Although it’s what many people on the Kenai Peninsula associate it with, Memorial Day weekend isn’t just about fishing. It’s a time to remember those who have died in battle for this country.
Originally called Decoration Day, the holiday was first widely observed on May 30, 1868, to commemorate the sacrifices of Civil War soldiers by proclamation of General John A. Logan of the Grand Army of the Republic, an organization of former sailors and soldiers.
In 1966, the federal government, under the direction of President Lyndon Johnson, declared Waterloo, N.Y., the official birthplace of Memorial Day. They chose Waterloo which had first celebrated the day on May 5, 1866 because the town made Memorial Day an annual, communitywide event, during which businesses closed and residents decorated the graves of soldiers with flowers and flags.
Today, Memorial Day is celebrated at Arlington National Cemetery with a ceremony in which a small American flag is placed on each grave.
Also, it is customary for the president or vice president to give a speech honoring the contributions of the dead and lay a wreath at the Tomb of the Unknown Soldier.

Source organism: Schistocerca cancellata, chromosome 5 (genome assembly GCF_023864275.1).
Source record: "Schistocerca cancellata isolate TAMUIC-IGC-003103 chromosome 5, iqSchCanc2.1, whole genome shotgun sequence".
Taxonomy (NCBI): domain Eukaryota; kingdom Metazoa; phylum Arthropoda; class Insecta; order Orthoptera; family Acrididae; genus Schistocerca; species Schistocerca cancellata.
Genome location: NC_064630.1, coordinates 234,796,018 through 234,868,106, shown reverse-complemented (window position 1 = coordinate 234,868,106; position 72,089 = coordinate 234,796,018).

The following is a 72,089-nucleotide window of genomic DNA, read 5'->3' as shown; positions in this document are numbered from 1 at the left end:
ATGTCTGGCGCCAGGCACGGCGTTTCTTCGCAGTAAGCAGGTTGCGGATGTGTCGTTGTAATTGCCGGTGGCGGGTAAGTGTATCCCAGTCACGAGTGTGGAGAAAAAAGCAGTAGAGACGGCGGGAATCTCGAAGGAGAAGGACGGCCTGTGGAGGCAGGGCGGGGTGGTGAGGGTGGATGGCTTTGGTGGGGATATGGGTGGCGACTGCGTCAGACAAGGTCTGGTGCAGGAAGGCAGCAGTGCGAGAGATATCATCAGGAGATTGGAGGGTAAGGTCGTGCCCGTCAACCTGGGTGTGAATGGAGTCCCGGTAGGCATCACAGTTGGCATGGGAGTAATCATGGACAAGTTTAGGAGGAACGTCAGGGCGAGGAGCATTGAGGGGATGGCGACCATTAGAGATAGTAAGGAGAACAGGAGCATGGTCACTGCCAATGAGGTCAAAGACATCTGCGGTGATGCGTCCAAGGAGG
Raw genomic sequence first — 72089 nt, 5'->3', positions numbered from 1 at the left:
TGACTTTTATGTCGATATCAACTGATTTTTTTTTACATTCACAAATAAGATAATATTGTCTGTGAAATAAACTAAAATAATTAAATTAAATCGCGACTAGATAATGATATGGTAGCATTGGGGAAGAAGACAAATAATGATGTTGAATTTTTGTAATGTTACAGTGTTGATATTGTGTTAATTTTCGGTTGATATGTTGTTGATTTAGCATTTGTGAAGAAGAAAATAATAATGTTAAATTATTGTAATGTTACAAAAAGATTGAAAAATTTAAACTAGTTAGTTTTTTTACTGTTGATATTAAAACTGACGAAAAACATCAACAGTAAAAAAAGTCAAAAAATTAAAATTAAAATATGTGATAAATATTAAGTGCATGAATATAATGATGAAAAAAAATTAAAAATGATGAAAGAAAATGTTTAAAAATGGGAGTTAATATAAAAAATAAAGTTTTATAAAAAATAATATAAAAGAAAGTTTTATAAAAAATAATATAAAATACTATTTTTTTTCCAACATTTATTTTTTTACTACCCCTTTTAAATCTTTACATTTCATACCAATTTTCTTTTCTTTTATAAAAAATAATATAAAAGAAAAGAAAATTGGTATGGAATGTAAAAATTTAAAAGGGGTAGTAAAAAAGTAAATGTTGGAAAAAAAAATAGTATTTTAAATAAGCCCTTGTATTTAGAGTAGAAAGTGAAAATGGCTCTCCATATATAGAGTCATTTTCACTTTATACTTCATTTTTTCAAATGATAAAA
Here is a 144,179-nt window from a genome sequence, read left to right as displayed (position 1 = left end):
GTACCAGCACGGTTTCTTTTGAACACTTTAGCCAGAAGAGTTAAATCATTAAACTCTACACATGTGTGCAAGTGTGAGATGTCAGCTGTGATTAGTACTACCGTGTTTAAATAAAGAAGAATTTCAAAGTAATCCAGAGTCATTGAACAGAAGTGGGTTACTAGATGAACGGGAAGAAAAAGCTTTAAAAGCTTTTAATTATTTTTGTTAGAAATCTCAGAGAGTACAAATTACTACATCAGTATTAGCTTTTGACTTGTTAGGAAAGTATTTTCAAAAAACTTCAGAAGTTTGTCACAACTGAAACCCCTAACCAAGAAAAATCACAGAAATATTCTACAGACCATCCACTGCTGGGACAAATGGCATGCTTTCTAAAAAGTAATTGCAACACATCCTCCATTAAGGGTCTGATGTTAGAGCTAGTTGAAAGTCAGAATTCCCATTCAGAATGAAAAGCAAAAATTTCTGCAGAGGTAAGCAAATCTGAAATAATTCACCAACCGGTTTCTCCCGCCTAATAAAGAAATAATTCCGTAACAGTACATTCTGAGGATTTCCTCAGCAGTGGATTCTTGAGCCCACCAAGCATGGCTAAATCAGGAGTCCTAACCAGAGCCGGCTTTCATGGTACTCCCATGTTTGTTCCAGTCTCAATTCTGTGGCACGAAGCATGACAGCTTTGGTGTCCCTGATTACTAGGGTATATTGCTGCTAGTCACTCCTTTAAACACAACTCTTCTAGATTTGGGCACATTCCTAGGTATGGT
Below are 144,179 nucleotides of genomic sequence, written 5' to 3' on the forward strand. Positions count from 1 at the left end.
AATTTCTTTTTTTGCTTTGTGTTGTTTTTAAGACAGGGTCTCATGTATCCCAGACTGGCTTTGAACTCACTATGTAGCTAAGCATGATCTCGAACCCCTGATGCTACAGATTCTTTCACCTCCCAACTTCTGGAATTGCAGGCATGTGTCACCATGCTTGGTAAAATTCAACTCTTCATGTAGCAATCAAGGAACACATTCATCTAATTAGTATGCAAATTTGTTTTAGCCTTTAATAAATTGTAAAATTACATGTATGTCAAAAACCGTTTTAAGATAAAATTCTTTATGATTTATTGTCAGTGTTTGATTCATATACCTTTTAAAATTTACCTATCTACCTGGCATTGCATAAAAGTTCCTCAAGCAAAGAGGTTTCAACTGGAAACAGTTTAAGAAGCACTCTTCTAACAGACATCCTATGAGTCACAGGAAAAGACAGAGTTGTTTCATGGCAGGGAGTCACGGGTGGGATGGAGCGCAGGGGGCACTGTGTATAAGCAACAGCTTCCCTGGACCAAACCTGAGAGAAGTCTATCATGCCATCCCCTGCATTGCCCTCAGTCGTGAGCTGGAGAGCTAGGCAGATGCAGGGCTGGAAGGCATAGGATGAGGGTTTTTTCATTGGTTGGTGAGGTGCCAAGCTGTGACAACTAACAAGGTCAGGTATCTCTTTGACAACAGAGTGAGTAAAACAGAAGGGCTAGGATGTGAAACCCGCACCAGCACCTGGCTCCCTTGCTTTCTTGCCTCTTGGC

Communities across the country, including those on the Kenai Peninsula, take part in annual events to commemorate the day.
On the central peninsula, the Avenue of Flags begins at 10 a.m. at Kenai City Cemetery. This will be hosted by Kenai American Legion No. 20.
At 1 p.m., Alaska Sen. Lisa Murkowski is scheduled to speak at Leif Hansen Memorial Park in Kenai. This will be hosted by the Veterans of Foreign Wars Soldotna Post No. 10046.
Following the 1 p.m. service, an open house will be hosted at the VFW Hall in Soldotna, the AmVets Post on Kalifornsky Beach Road and the American Legion in Kenai.
All of these are open to the public.
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